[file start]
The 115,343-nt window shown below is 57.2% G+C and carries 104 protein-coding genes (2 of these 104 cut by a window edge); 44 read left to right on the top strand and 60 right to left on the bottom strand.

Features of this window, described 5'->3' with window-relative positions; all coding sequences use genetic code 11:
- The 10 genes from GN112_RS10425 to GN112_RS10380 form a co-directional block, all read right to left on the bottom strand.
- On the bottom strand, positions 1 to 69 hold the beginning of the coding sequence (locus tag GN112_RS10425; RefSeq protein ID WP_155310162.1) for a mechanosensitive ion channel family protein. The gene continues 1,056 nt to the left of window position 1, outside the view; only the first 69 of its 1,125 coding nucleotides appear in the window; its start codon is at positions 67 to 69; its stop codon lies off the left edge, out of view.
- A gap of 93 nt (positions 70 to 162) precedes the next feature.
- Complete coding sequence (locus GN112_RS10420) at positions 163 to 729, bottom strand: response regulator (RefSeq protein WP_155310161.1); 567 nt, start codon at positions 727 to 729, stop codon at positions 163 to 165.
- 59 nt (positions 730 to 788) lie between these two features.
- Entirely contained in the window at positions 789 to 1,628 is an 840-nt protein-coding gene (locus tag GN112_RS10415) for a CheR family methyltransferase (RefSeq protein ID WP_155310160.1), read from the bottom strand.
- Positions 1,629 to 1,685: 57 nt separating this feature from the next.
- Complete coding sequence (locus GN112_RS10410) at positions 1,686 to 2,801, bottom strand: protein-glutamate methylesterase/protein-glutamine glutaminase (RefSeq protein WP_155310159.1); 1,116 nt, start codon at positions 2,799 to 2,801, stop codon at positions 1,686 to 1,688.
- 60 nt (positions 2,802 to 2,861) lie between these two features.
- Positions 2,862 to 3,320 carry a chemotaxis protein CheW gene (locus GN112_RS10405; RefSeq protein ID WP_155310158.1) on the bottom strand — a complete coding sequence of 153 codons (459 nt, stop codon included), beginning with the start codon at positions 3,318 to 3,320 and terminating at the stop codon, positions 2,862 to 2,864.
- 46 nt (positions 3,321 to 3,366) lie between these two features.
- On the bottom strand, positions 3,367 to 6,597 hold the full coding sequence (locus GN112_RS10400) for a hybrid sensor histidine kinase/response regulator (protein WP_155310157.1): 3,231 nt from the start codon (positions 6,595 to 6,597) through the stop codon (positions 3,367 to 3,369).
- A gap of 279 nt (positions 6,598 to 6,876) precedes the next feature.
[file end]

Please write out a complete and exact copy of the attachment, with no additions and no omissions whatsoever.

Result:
The 115,343-nt window shown below is 57.2% G+C and carries 104 protein-coding genes (2 of these 104 cut by a window edge); 44 read left to right on the top strand and 60 right to left on the bottom strand.

Features of this window, described 5'->3' with window-relative positions; all coding sequences use genetic code 11:
- The 10 genes from GN112_RS10425 to GN112_RS10380 form a co-directional block, all read right to left on the bottom strand.
- On the bottom strand, positions 1 to 69 hold the beginning of the coding sequence (locus tag GN112_RS10425; RefSeq protein ID WP_155310162.1) for a mechanosensitive ion channel family protein. The gene continues 1,056 nt to the left of window position 1, outside the view; only the first 69 of its 1,125 coding nucleotides appear in the window; its start codon is at positions 67 to 69; its stop codon lies off the left edge, out of view.
- A gap of 93 nt (positions 70 to 162) precedes the next feature.
- Complete coding sequence (locus GN112_RS10420) at positions 163 to 729, bottom strand: response regulator (RefSeq protein WP_155310161.1); 567 nt, start codon at positions 727 to 729, stop codon at positions 163 to 165.
- 59 nt (positions 730 to 788) lie between these two features.
- Entirely contained in the window at positions 789 to 1,628 is an 840-nt protein-coding gene (locus tag GN112_RS10415) for a CheR family methyltransferase (RefSeq protein ID WP_155310160.1), read from the bottom strand.
- Positions 1,629 to 1,685: 57 nt separating this feature from the next.
- Complete coding sequence (locus GN112_RS10410) at positions 1,686 to 2,801, bottom strand: protein-glutamate methylesterase/protein-glutamine glutaminase (RefSeq protein WP_155310159.1); 1,116 nt, start codon at positions 2,799 to 2,801, stop codon at positions 1,686 to 1,688.
- 60 nt (positions 2,802 to 2,861) lie between these two features.
- Positions 2,862 to 3,320 carry a chemotaxis protein CheW gene (locus GN112_RS10405; RefSeq protein ID WP_155310158.1) on the bottom strand — a complete coding sequence of 153 codons (459 nt, stop codon included), beginning with the start codon at positions 3,318 to 3,320 and terminating at the stop codon, positions 2,862 to 2,864.
- 46 nt (positions 3,321 to 3,366) lie between these two features.
- On the bottom strand, positions 3,367 to 6,597 hold the full coding sequence (locus GN112_RS10400) for a hybrid sensor histidine kinase/response regulator (protein WP_155310157.1): 3,231 nt from the start codon (positions 6,595 to 6,597) through the stop codon (positions 3,367 to 3,369).
- A gap of 279 nt (positions 6,598 to 6,876) precedes the next feature.